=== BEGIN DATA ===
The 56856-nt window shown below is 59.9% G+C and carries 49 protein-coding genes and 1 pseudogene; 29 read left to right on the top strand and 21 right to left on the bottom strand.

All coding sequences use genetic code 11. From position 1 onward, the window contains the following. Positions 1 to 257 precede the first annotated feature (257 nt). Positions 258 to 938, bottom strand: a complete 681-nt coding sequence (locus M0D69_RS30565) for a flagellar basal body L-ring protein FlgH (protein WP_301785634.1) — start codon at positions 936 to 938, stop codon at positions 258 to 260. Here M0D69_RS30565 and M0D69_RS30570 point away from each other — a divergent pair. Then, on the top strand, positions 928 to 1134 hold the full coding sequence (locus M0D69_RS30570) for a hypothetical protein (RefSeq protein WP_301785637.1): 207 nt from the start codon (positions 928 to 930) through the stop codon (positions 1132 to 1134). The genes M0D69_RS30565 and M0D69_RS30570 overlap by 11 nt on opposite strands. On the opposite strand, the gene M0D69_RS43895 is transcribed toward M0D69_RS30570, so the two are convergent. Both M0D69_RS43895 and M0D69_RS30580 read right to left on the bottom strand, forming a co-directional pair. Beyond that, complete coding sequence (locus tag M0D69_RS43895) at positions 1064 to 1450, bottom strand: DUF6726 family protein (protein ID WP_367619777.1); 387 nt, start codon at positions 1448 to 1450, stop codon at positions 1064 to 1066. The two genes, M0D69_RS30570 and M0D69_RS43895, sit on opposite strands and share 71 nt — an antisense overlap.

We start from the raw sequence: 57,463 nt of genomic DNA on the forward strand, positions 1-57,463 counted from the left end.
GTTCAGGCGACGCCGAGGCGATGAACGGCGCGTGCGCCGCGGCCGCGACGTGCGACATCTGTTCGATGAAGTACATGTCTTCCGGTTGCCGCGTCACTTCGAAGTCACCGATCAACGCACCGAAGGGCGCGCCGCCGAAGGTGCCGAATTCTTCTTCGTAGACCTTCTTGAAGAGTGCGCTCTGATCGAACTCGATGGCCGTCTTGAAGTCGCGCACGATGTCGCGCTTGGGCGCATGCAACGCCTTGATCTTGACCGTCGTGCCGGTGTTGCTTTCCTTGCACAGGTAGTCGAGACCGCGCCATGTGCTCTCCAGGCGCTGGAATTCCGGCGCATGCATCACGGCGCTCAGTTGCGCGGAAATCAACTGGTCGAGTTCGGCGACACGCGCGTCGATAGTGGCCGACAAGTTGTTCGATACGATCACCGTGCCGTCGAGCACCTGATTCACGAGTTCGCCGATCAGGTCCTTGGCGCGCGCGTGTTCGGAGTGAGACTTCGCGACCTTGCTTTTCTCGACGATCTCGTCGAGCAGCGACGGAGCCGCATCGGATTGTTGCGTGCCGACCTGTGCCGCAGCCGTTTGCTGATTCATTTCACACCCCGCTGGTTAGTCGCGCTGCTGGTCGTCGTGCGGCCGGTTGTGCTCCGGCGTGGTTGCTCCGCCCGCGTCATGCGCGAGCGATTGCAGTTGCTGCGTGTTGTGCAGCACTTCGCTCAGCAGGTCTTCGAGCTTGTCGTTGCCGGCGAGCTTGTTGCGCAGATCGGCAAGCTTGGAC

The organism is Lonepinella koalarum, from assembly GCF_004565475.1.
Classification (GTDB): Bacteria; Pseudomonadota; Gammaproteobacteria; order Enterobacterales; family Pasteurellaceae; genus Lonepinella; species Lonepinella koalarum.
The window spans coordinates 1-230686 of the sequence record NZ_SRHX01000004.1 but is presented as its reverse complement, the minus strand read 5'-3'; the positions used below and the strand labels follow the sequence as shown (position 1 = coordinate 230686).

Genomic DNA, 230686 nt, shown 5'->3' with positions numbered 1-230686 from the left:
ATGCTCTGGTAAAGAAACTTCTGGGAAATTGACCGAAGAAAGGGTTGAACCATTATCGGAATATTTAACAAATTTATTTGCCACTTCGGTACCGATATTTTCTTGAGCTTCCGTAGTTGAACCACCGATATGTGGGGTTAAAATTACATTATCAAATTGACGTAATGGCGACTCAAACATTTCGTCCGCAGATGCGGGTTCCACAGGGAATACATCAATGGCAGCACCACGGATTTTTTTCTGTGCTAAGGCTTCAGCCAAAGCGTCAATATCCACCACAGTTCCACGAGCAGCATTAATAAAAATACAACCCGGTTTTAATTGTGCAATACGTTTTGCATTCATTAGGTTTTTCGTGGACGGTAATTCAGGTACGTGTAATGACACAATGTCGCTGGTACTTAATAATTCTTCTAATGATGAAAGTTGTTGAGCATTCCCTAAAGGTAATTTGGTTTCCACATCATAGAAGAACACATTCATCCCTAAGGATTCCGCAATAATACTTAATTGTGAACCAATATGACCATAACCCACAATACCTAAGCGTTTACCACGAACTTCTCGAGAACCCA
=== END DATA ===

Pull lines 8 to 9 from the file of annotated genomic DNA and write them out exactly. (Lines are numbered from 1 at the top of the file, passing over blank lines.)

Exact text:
Genomic DNA, 230686 nt, shown 5'->3' with positions numbered 1-230686 from the left:
ATGCTCTGGTAAAGAAACTTCTGGGAAATTGACCGAAGAAAGGGTTGAACCATTATCGGAATATTTAACAAATTTATTTGCCACTTCGGTACCGATATTTTCTTGAGCTTCCGTAGTTGAACCACCGATATGTGGGGTTAAAATTACATTATCAAATTGACGTAATGGCGACTCAAACATTTCGTCCGCAGATGCGGGTTCCACAGGGAATACATCAATGGCAGCACCACGGATTTTTTTCTGTGCTAAGGCTTCAGCCAAAGCGTCAATATCCACCACAGTTCCACGAGCAGCATTAATAAAAATACAACCCGGTTTTAATTGTGCAATACGTTTTGCATTCATTAGGTTTTTCGTGGACGGTAATTCAGGTACGTGTAATGACACAATGTCGCTGGTACTTAATAATTCTTCTAATGATGAAAGTTGTTGAGCATTCCCTAAAGGTAATTTGGTTTCCACATCATAGAAGAACACATTCATCCCTAAGGATTCCGCAATAATACTTAATTGTGAACCAATATGACCATAACCCACAATACCTAAGCGTTTACCACGAACTTCTCGAGAACCCA